The opinion of the court was delivered by: Honorable Joseph E. Irenas
IRENAS , Senior District Judge:
This action initially arose due to Defendant Borough of Palmyra ("Palmyra") issuing a resolution closing Plaintiff National Amusement, Inc.'s ("National") flea market to the public. Palmyra now moves for summary judgment.
Some of the facts, and inferences drawn from those facts, are disputed. The Court resolves those discrepancies in favor of National.
During, and shortly after World War II, Palmyra owned National's property. ( See National's Counter Statement of Facts ¶ 1). During that time, Palmyra authorized the United States Army to test munitions. ( Id. ) The former impact zone of that weapons testing is located where National operated the flea market. ( See Towey's Cert. Ex. I, Dkt. No. 4) *fn1
In November of 1955, National's predecessor, M.E.S. Realty, Inc.,
purchased the 65.4 acre parcel. ( See id. ¶¶ 3-5)
On August 21, 1986, M.E.S. Realty, among other entities, merged
leaving National as the surviving corporation. ( Id.
at Ex. B)
In the intervening years, National has used the property for a variety of commercial purposes including as a drive-in movie theater and as an open air flea market. ( See Palmyra's Statement Uncontested Facts ¶ 4; Towey's Cert. ¶¶ 3-5, 7) Beginning in January of 1976, National operated the lawful open-air flea market on the weekends using twenty-five acres of the property.
( See Towey's Cert. ¶ 7) "This use, although non-conforming pursuant to current Palmyra land use ordinances, is grandfathered under state law." (National's Counter Statement of Facts ¶ 45) In furtherance of the business, National has made certain improvements including a concession stand and a paved parking lot. ( See Towey's Cert. at ¶¶ 11-12)
The flea market was successful and contained approximately 458 vendor spaces and flocks of customers. ( See Towey's Cert. ¶ 9; Palmyra's Statement of Uncontested Facts ¶¶ 6-7) *fn2 At times, the traffic from the flea market badly congested local roads. ( See Palmyra's Statement of Uncontested Facts ¶ 7) Although National employed police officers to control the crowds and direct traffic, the operation of the flea market caused tension between National and Palmyra. ( See Towey's Cert. ¶ 12)
Beginning in 2002, Palmyra began evaluating an economic redevelopment project that would span 186 acres including National's property. ( See Palmyra's Statement of Uncontested Facts ¶¶ 1-2) In September of 2003, Palmyra designated several properties, including National's parcel, a Brownfield Redevelopment Area under New Jersey State Law. See N.J.S.A. 40A:12A-1 et seq. ( See Towey's Cert. ¶ 18)
In connection with this designation, Palmyra contracted with Environmental Resources Management, Inc. ("ERM") to conduct a required environmental study. ( See Palmyra's Statement of Uncontested Facts ¶ 10) These inspections uncovered the possibility of unexploded munitions and contaminated lands. As a result, ERM contracted with Munitions Management Group, LLC ("MMG") to investigate possible unexploded munitions and safely dispose of them. ( See Towey's Cert. ¶¶ 21-22)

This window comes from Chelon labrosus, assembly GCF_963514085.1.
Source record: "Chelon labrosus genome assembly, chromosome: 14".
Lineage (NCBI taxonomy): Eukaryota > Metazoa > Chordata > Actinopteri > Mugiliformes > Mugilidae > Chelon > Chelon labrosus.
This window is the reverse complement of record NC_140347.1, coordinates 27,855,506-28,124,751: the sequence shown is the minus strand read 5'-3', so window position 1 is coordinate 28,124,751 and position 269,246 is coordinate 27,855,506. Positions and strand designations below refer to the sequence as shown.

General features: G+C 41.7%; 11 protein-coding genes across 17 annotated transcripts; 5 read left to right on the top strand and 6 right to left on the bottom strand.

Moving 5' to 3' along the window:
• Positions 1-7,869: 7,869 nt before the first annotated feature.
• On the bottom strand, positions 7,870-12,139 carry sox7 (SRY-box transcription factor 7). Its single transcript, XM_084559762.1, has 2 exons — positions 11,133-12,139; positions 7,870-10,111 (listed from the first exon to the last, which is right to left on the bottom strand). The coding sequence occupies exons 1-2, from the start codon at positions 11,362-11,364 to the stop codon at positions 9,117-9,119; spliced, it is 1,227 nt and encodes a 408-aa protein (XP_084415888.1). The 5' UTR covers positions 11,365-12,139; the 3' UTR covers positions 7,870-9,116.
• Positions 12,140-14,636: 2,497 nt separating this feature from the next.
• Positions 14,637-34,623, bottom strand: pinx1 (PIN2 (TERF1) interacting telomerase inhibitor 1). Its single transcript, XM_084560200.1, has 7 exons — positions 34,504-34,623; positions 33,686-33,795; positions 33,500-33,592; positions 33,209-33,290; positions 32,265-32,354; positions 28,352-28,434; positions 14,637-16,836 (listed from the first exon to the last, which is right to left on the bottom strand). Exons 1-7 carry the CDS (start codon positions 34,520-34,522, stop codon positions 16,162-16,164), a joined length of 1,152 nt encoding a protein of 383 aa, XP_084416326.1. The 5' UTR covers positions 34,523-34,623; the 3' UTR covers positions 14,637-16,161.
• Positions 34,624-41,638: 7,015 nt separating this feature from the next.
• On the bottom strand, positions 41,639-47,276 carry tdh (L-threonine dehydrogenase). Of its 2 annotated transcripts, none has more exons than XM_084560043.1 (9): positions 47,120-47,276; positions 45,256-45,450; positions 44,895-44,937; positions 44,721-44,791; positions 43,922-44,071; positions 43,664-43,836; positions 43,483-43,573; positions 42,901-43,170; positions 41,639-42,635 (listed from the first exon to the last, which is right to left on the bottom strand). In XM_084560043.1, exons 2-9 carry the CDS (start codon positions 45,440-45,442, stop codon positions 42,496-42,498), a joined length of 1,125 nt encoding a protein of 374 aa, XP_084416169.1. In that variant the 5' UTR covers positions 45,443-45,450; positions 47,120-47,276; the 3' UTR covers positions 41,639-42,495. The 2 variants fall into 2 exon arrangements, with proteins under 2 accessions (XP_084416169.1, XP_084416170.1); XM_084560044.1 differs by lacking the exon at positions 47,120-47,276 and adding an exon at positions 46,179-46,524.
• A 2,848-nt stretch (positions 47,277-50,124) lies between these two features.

ERM submitted a work plan to the New Jersey Department of Environmental Protection ("NJDEP") to address the munitions disposal on National's property in October of 2007. ( Id. at ¶ 26) Neither ERM nor MMG consulted with National or visited National's property before submitting the work plan. ( Id. at ¶ 27)
In attempting to avoid unnecessary disruption to its business, National attempted to negotiate with ERM and MMG a schedule that would permit the continuing operation of the flea market. ( Id. at ¶¶ 65-66) On January 11, 2008, National, ERM and MMG entered into the Access Agreement. ( Id. at Ex. C) The parties agreed, inter alia , that work would not be performed on the weekends or disrupt National's quiet enjoyment of the property. ( Id. ) Palmyra, however, did not sign the agreement. ( Id.
On March 10, 2008, during the course of the munitions disposal operations, MMG observed a munition flush with the asphalt surface of the parking lot. ( Id. at ¶ 47) The presence of a highly explosive munition at, or just below, ground level was particularly concerning because vendors at the flea market used stakes to secure tables and tarps. (National's Counter Statement of Facts ¶ 38) If a stake was driven into a live munition, the munition could detonate and cause serious injury or death. (Palmyra's Statement of Uncontested Facts ¶¶ 20-21)
Furthermore, the risk at any given time is unpredictable. Munitions can change their subsurface depth due to frost heaving - a phenomenon in which subsurface ice forms and pushes objects towards the surface. ( Id. at ¶ 17) MMG informally reported this information to Palmyra on March 10, 2008.
In response to this "imminent threat to public safety," on March 10, 2008, Palmyra drafted a resolution authorizing Police Chief Richard Dreby to request National to voluntarily close their operations or, if National refused, to exercise his emergency powers to restrict the public's access to National's property. ( Id. at Ex. I) Although the redevelopment area encompassed neighboring properties, including two gas stations and the Palmyra Cove Nature Park, no other properties were affected by the resolution. ( See National's Counter Statement of Facts ¶ 14)
Upon Chief Dreby's request, National refused to close the flea market voluntarily. ( See Palmyra's Statement of Uncontested Facts ¶ 32) National contended that the flea market had been operating without incident for more than three decades and Palmyra was attempting to use the munitions as a pretext to ...